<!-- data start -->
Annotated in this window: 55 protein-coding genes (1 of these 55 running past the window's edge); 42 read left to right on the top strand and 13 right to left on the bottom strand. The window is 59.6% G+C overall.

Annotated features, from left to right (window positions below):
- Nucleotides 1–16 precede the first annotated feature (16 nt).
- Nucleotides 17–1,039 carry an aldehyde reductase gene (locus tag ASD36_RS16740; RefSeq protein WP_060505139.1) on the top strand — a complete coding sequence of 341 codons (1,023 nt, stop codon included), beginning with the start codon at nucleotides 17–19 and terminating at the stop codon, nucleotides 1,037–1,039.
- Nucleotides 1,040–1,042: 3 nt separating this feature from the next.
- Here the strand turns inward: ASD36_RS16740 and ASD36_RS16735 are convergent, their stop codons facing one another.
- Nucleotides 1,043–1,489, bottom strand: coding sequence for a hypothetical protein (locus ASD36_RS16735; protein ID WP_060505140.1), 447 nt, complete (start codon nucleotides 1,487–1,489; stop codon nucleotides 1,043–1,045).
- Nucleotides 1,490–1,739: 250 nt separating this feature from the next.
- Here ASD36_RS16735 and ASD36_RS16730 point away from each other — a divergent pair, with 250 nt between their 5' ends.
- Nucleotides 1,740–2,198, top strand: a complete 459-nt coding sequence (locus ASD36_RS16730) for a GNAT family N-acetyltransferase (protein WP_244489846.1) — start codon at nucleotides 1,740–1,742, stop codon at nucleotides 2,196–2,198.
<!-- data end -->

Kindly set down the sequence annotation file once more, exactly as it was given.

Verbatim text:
Annotated in this window: 55 protein-coding genes (1 of these 55 running past the window's edge); 42 read left to right on the top strand and 13 right to left on the bottom strand. The window is 59.6% G+C overall.

Annotated features, from left to right (window positions below):
- Nucleotides 1–16 precede the first annotated feature (16 nt).
- Nucleotides 17–1,039 carry an aldehyde reductase gene (locus tag ASD36_RS16740; RefSeq protein WP_060505139.1) on the top strand — a complete coding sequence of 341 codons (1,023 nt, stop codon included), beginning with the start codon at nucleotides 17–19 and terminating at the stop codon, nucleotides 1,037–1,039.
- Nucleotides 1,040–1,042: 3 nt separating this feature from the next.
- Here the strand turns inward: ASD36_RS16740 and ASD36_RS16735 are convergent, their stop codons facing one another.
- Nucleotides 1,043–1,489, bottom strand: coding sequence for a hypothetical protein (locus ASD36_RS16735; protein ID WP_060505140.1), 447 nt, complete (start codon nucleotides 1,487–1,489; stop codon nucleotides 1,043–1,045).
- Nucleotides 1,490–1,739: 250 nt separating this feature from the next.
- Here ASD36_RS16735 and ASD36_RS16730 point away from each other — a divergent pair, with 250 nt between their 5' ends.
- Nucleotides 1,740–2,198, top strand: a complete 459-nt coding sequence (locus ASD36_RS16730) for a GNAT family N-acetyltransferase (protein WP_244489846.1) — start codon at nucleotides 1,740–1,742, stop codon at nucleotides 2,196–2,198.